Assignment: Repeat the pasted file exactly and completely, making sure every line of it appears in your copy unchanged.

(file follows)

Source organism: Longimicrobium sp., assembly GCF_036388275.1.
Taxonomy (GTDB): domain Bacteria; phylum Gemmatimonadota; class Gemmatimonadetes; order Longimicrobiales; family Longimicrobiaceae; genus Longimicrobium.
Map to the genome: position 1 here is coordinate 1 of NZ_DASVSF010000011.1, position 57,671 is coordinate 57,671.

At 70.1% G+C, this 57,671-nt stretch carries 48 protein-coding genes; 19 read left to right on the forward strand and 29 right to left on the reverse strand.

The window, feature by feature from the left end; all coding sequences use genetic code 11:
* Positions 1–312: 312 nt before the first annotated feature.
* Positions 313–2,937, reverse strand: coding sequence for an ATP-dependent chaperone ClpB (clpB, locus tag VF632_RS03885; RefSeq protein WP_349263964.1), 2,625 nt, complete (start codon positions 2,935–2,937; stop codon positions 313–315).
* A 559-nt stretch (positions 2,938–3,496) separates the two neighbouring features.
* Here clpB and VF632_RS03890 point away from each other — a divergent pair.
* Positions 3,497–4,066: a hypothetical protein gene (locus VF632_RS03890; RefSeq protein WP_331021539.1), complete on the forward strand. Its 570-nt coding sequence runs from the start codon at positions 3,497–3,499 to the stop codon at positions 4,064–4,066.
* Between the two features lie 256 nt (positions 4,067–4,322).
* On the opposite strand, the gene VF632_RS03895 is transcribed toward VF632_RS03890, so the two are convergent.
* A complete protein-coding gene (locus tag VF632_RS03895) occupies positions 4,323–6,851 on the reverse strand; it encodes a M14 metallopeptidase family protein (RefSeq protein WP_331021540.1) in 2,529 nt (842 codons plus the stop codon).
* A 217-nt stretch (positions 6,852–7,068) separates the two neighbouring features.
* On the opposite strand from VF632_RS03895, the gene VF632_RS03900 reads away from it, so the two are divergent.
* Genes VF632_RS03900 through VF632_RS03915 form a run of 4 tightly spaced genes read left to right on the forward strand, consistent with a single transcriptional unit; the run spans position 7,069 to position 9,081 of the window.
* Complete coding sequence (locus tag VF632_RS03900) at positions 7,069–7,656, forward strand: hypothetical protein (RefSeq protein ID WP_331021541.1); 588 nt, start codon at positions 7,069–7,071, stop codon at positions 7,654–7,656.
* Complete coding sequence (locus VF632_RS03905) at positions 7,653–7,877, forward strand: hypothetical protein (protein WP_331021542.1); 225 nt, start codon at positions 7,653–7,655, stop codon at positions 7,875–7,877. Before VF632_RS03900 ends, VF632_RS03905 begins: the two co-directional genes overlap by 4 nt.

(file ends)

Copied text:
Source organism: Longimicrobium sp., assembly GCF_036388275.1.
Taxonomy (GTDB): domain Bacteria; phylum Gemmatimonadota; class Gemmatimonadetes; order Longimicrobiales; family Longimicrobiaceae; genus Longimicrobium.
Map to the genome: position 1 here is coordinate 1 of NZ_DASVSF010000011.1, position 57,671 is coordinate 57,671.

At 70.1% G+C, this 57,671-nt stretch carries 48 protein-coding genes; 19 read left to right on the forward strand and 29 right to left on the reverse strand.

The window, feature by feature from the left end; all coding sequences use genetic code 11:
* Positions 1–312: 312 nt before the first annotated feature.
* Positions 313–2,937, reverse strand: coding sequence for an ATP-dependent chaperone ClpB (clpB, locus tag VF632_RS03885; RefSeq protein WP_349263964.1), 2,625 nt, complete (start codon positions 2,935–2,937; stop codon positions 313–315).
* A 559-nt stretch (positions 2,938–3,496) separates the two neighbouring features.
* Here clpB and VF632_RS03890 point away from each other — a divergent pair.
* Positions 3,497–4,066: a hypothetical protein gene (locus VF632_RS03890; RefSeq protein WP_331021539.1), complete on the forward strand. Its 570-nt coding sequence runs from the start codon at positions 3,497–3,499 to the stop codon at positions 4,064–4,066.
* Between the two features lie 256 nt (positions 4,067–4,322).
* On the opposite strand, the gene VF632_RS03895 is transcribed toward VF632_RS03890, so the two are convergent.
* A complete protein-coding gene (locus tag VF632_RS03895) occupies positions 4,323–6,851 on the reverse strand; it encodes a M14 metallopeptidase family protein (RefSeq protein WP_331021540.1) in 2,529 nt (842 codons plus the stop codon).
* A 217-nt stretch (positions 6,852–7,068) separates the two neighbouring features.
* On the opposite strand from VF632_RS03895, the gene VF632_RS03900 reads away from it, so the two are divergent.
* Genes VF632_RS03900 through VF632_RS03915 form a run of 4 tightly spaced genes read left to right on the forward strand, consistent with a single transcriptional unit; the run spans position 7,069 to position 9,081 of the window.
* Complete coding sequence (locus tag VF632_RS03900) at positions 7,069–7,656, forward strand: hypothetical protein (RefSeq protein ID WP_331021541.1); 588 nt, start codon at positions 7,069–7,071, stop codon at positions 7,654–7,656.
* Complete coding sequence (locus VF632_RS03905) at positions 7,653–7,877, forward strand: hypothetical protein (protein WP_331021542.1); 225 nt, start codon at positions 7,653–7,655, stop codon at positions 7,875–7,877. Before VF632_RS03900 ends, VF632_RS03905 begins: the two co-directional genes overlap by 4 nt.